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The Obamacare Ten-Step Self-Help Program



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As all the still underappreciated contours of Obamacare become known, and as those who hold employer-provided plans will soon discover their existing “scams” also do not pass ACA muster, the public will begin to understand that Obamacare is another redistributive zero-sum plan to transfer wealth from one segment of the less-deserving population to another more deserving.

Like most other Obama policies, there are the usual footprints and assumptions that accompany the too-clever-by-half redistribution. 

One is the idea of fairness, or rather everyone’s indebtedness to the state: those who budgeted for health care, either through individual plans, or obtained at work, got some sort of silent automatic benefit from the state, an advantage usually without much credit due to themselves. In contrast, those without insurance are all assumed to be victims of the system, who either were long ago dropped, or could not afford formal coverage, and were both without recourse to health care (such as walk-in clinics, emergency rooms, federal and state clinics), and were in that position due to someone else or nefarious forces beyond their control. Whiners who complain that their premiums go up are really the selfish who do not wish to pay “a little more” for their less fortunate brethren.

Two, all wise and moral Washington technocrats must rightly step in, divide up the victims from the victors, make the necessary adjustments, and even everything out with a standard plan that fits all on the back end. Government minds know what is best for private employers and the self-employed, despite never working for anyone other than government and never being self-employed.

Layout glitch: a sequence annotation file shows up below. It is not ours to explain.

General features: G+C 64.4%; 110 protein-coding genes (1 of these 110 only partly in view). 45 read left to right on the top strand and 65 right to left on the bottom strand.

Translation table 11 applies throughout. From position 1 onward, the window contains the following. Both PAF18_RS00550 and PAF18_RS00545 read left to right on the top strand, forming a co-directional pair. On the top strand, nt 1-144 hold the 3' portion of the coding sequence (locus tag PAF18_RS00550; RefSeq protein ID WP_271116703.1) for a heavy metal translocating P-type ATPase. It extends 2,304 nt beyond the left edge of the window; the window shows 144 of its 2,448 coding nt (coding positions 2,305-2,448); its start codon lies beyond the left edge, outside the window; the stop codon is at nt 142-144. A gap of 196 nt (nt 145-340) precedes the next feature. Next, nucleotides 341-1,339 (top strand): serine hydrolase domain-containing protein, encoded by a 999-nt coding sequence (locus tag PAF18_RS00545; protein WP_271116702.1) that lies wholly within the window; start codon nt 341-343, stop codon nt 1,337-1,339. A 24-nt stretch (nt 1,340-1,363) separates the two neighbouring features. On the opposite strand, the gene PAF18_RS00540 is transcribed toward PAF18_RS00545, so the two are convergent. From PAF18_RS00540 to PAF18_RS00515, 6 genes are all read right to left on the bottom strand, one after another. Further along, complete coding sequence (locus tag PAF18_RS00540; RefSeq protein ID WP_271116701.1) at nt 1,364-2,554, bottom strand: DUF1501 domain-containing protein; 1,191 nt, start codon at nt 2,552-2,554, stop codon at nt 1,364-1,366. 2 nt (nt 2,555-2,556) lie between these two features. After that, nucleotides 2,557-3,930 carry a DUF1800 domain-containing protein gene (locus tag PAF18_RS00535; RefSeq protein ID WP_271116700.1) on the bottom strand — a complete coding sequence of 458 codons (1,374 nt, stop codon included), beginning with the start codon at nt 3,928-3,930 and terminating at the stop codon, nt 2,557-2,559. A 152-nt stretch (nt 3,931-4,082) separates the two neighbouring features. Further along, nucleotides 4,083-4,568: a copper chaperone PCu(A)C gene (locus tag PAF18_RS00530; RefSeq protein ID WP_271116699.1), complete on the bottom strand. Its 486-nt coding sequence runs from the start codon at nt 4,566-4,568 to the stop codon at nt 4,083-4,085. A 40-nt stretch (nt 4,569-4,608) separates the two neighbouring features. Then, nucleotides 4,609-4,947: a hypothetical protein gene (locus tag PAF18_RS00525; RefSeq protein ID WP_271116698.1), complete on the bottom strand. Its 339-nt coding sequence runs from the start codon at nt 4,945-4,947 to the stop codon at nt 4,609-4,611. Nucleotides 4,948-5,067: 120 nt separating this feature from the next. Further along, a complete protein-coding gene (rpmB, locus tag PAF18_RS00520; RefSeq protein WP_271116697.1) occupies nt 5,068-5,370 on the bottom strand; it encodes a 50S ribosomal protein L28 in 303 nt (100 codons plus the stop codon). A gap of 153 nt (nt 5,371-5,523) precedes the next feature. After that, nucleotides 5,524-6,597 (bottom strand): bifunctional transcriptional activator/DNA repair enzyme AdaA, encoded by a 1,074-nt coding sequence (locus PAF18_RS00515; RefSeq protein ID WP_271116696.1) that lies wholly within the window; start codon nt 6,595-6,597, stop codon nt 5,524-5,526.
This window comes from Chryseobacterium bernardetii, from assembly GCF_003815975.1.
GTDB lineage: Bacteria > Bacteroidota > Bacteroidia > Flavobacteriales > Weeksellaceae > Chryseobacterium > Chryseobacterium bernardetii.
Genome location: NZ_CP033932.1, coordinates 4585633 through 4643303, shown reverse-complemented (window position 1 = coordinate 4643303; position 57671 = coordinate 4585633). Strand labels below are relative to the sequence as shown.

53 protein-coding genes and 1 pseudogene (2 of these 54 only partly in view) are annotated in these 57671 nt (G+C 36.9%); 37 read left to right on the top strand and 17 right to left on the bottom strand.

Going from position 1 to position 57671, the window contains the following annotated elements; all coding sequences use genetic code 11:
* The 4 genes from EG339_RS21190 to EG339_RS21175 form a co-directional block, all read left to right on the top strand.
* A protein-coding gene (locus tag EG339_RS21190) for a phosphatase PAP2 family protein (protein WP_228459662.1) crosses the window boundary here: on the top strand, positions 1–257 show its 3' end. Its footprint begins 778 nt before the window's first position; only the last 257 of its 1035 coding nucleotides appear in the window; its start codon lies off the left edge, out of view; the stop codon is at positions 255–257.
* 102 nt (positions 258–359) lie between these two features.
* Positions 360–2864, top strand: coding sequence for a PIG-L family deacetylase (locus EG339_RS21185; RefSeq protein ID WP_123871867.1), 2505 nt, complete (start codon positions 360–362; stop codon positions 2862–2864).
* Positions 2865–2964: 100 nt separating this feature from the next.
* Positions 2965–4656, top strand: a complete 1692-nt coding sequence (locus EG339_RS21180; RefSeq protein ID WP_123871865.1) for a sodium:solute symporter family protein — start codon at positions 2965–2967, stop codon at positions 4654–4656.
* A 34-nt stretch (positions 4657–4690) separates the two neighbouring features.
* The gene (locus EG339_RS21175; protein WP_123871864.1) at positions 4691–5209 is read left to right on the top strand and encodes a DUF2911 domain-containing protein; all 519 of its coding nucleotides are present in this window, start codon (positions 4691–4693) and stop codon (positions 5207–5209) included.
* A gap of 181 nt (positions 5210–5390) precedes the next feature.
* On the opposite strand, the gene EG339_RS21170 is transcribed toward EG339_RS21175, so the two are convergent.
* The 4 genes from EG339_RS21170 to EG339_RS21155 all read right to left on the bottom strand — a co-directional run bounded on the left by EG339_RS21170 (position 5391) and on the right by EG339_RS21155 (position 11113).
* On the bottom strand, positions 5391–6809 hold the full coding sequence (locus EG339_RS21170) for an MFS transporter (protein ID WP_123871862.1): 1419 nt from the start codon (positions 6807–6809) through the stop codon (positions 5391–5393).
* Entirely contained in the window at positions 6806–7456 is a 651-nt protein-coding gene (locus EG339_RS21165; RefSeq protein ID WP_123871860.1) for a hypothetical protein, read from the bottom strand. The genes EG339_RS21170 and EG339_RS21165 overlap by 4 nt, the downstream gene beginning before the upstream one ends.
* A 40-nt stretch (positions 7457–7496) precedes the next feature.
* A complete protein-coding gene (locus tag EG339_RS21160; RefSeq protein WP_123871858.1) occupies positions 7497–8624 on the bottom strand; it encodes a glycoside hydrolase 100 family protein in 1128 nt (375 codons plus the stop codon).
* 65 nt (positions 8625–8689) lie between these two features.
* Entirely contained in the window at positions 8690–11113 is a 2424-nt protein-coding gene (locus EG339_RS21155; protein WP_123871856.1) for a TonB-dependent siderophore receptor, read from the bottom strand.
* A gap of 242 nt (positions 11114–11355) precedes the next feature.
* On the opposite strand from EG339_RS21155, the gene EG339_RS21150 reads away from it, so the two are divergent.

Three, exemptions from Obamacare are assumed for the noble architects who drew up the plan; given their exalted labors, they deserve to be excused from the ramifications of their own ideology. In some cases, the progressive and sympathetic, in the otherwise dubious private sector, may also have to be given a few exemptions as well.

Four, the now-accustomed tawdry, postmodern presidential lying is the usual necessary means that is always justified by the assumed noble ends. So lies become somewhat untrue or unfortunately not quite completely true in all cases, or true in spirit if not quite 100 percent true in mundane expression.

Five, the opposition is demonized as callous and cruel; skeptics really wanted Obamacare to fail rather than being worried about its effects on fellow Americans. Skepticism of Obamacare is always driven by “racism,” “anger,” “privilege,” “tea-party frustration”—anything other than principled opposition to an incompetent program that will absorb one-sixth of the U.S. economy and retard economic recovery.